“It’s about transparency about how these models are conducted, but also accountability when the models turn out to be bogus or problematic,” he said. “The argument we’re making is that this is a decision which had a huge impact on the economy of a country of six million people,” he said. “These decisions have huge consequences, not just for particular communities but in this case for an entire nation. There needs to be more of a public discussion about what taxpayer money is going towards.” Fletcher noted the broad exemptions Efic had from freedom of information laws. “Given what we’ve seen in PNG … there’s just no way for there to be accountability unless we’re able to understand its decision making. Unless it’s releasing its decision-making and benchmarking its due diligence, there is no way we can hold them to account.”
  • Fletcher said, there were also concerns about the government management of what was collected.
    “The resource curse is a well-established phenomenon where you get a huge resource boost to a relatively undeveloped economy and despite what you’d expect the economy doesn’t do well,” he said. Fletcher said profligate spending during the construction phase, weak central institutions like the sovereign wealth fund and central bank, and poor management of the exchange rate which hit non-resource sectors hard, were all potential contributors to the dramatic economic decline.
    “This is exactly what happens when a country goes down this path – it puts all its focus and belief that resources are going to solve everything,” said Fletcher. “This is not just a PNG problem, Australia in many ways could be seen to be cheerleading, not just with Efic but in encouraging PNG down this path, with an unique belief that big resource projects can solve anything.”

Paying for your pension by lowering wages

In Australia raising the superannuation guarantee from 9.5% to 12% will reduce workers’ wages and could actually hurt the retirement incomes of low-paid workers, the Grattan Institute has warned. “If our politicians really want to help low-income workers, and are serious about fixing the budget, they should abandon plans to raise the super guarantee,” the report concluded.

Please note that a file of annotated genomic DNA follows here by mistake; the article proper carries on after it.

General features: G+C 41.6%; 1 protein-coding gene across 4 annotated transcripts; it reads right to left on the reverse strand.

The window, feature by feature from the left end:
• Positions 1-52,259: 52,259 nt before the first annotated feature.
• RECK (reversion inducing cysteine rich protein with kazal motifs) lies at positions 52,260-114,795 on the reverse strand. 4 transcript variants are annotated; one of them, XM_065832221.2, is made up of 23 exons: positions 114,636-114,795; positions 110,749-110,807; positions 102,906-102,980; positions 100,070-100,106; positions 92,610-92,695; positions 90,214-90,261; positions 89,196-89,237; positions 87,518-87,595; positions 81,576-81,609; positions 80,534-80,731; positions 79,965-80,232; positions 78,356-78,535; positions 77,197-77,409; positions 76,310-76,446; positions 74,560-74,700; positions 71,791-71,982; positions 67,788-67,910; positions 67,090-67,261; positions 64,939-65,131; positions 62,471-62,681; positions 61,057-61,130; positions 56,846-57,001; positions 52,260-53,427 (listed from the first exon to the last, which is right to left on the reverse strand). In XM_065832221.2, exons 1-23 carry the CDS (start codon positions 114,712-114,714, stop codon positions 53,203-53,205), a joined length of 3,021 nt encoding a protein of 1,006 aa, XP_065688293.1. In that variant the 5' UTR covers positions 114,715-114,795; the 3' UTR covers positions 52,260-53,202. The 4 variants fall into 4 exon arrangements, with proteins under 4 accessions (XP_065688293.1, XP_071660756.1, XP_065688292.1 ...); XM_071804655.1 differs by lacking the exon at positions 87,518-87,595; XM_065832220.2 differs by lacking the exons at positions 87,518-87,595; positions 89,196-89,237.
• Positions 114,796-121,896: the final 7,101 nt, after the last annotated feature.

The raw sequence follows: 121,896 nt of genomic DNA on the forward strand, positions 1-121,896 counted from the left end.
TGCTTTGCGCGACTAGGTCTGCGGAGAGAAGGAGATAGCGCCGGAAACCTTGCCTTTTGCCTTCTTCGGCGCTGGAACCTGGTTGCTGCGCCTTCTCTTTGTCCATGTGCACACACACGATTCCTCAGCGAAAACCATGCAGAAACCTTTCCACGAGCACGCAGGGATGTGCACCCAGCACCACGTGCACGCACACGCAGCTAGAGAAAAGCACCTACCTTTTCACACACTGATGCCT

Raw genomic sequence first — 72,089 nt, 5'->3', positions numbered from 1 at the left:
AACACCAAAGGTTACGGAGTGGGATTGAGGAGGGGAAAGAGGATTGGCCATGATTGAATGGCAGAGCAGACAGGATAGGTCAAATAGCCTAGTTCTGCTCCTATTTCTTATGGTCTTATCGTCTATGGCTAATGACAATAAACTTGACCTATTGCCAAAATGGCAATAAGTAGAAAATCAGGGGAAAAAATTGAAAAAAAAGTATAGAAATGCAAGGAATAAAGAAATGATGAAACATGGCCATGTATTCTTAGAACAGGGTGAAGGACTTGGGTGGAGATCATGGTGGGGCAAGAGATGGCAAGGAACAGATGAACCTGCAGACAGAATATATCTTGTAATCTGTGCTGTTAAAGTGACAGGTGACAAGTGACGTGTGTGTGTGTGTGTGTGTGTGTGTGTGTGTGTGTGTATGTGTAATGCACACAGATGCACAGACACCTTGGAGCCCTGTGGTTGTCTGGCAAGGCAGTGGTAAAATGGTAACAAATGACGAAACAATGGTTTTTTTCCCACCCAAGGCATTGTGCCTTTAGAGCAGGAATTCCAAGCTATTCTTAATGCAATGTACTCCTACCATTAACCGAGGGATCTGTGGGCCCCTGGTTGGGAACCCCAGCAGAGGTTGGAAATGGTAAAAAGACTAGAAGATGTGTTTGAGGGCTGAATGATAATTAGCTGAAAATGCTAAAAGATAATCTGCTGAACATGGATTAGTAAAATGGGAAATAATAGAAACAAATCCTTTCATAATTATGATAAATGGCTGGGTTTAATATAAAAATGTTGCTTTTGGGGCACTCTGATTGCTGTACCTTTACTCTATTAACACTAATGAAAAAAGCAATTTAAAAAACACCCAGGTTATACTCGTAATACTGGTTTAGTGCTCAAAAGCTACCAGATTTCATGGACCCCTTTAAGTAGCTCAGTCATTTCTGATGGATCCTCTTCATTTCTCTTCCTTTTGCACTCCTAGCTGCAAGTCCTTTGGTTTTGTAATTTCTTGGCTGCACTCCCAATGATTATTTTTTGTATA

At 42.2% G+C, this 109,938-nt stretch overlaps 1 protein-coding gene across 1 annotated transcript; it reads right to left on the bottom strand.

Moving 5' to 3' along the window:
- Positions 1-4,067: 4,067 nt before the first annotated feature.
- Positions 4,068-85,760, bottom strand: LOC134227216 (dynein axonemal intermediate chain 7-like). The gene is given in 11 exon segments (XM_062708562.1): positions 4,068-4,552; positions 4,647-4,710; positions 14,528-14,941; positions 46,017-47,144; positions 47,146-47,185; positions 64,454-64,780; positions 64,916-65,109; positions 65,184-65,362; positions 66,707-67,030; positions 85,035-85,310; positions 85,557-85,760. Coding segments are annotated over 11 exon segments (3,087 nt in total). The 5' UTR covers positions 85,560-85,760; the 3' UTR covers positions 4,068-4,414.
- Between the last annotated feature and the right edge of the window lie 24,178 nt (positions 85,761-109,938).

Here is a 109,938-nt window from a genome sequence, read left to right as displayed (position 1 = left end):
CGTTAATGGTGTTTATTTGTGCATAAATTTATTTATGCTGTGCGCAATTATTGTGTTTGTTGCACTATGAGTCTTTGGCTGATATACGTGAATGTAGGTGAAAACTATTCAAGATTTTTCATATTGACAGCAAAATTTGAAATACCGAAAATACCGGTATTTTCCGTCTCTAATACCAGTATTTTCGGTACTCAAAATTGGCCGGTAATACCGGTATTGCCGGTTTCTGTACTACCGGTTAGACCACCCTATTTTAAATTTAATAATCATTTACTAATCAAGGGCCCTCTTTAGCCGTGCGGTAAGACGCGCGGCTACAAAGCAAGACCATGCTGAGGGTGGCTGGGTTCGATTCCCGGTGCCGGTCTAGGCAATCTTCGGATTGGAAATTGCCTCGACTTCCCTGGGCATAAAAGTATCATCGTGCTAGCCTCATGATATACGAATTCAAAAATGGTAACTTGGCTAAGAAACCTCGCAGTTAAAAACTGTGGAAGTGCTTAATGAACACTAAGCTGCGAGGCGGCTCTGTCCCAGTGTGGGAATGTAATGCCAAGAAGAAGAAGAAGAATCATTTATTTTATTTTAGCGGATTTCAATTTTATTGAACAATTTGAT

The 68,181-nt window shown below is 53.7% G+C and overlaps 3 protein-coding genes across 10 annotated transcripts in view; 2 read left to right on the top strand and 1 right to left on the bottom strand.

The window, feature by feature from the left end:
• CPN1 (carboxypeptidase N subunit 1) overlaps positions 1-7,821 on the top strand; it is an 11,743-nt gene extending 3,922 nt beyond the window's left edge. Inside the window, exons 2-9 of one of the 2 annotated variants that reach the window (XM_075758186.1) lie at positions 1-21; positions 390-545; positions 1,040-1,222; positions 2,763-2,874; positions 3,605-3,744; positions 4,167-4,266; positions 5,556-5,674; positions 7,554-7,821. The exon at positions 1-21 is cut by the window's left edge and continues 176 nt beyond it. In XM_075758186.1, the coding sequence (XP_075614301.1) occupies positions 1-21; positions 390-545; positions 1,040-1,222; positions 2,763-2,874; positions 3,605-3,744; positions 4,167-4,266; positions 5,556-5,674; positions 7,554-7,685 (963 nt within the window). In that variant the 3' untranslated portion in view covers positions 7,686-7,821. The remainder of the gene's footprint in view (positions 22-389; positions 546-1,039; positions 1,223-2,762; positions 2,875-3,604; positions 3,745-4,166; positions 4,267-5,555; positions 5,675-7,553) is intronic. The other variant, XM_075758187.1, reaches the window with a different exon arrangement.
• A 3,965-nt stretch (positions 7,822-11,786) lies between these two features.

The Grattan Institute chief executive John Daley and co-authors Brendan Coates and Trent Wiltshire explained “Higher compulsory super contributions are ultimately funded by lower wages.”

The Grattan authors argued that increasing the super guarantee may actually reduce retirement incomes for the bottom 40% of income earners because they will lose pension payments.
Since pensions are indexed to wage growth, lifting the super guarantee could make existing pensioners worse off by up to $460 a year for singles and $640 a year for couples by suppressing the value of their pension payments.
The Grattan authors argue high-income earners would be the big winners, because by saving more of their income they would be taxed at a flat 15% rate on extra contributions to their super fund, lower than their current rate of income tax.
The Australian Chamber of Commerce and Industry’s acting chief executive, Jenny Lambert, backed O’Dwyer’s argument that super payments reduced take-home pay.
She told Guardian Australia that workers “will be far less likely to see a return to higher wage increases if increased labour costs are diverted into superannuation”.

UN visit Rohingya Refugee Camps

A UN security council delegation arrived in Bangladesh on Friday as part of a trip to hear first-hand the experiences of 700,000 Rohingya refugees subjected to a campaign of violence, rape and arson at the hands of Myanmar’s military since August 2017. Members of the UN security council have expressed dismay at the “overwhelming” suffering they encountered. While UN reports have already condemned the violence as both ethnic cleansing and having “all the hallmarks of genocide”, this is the first visit by the security council and holds great significance. The council has the power to refer matters to the international criminal court (ICC) and to deploy peacekeepers.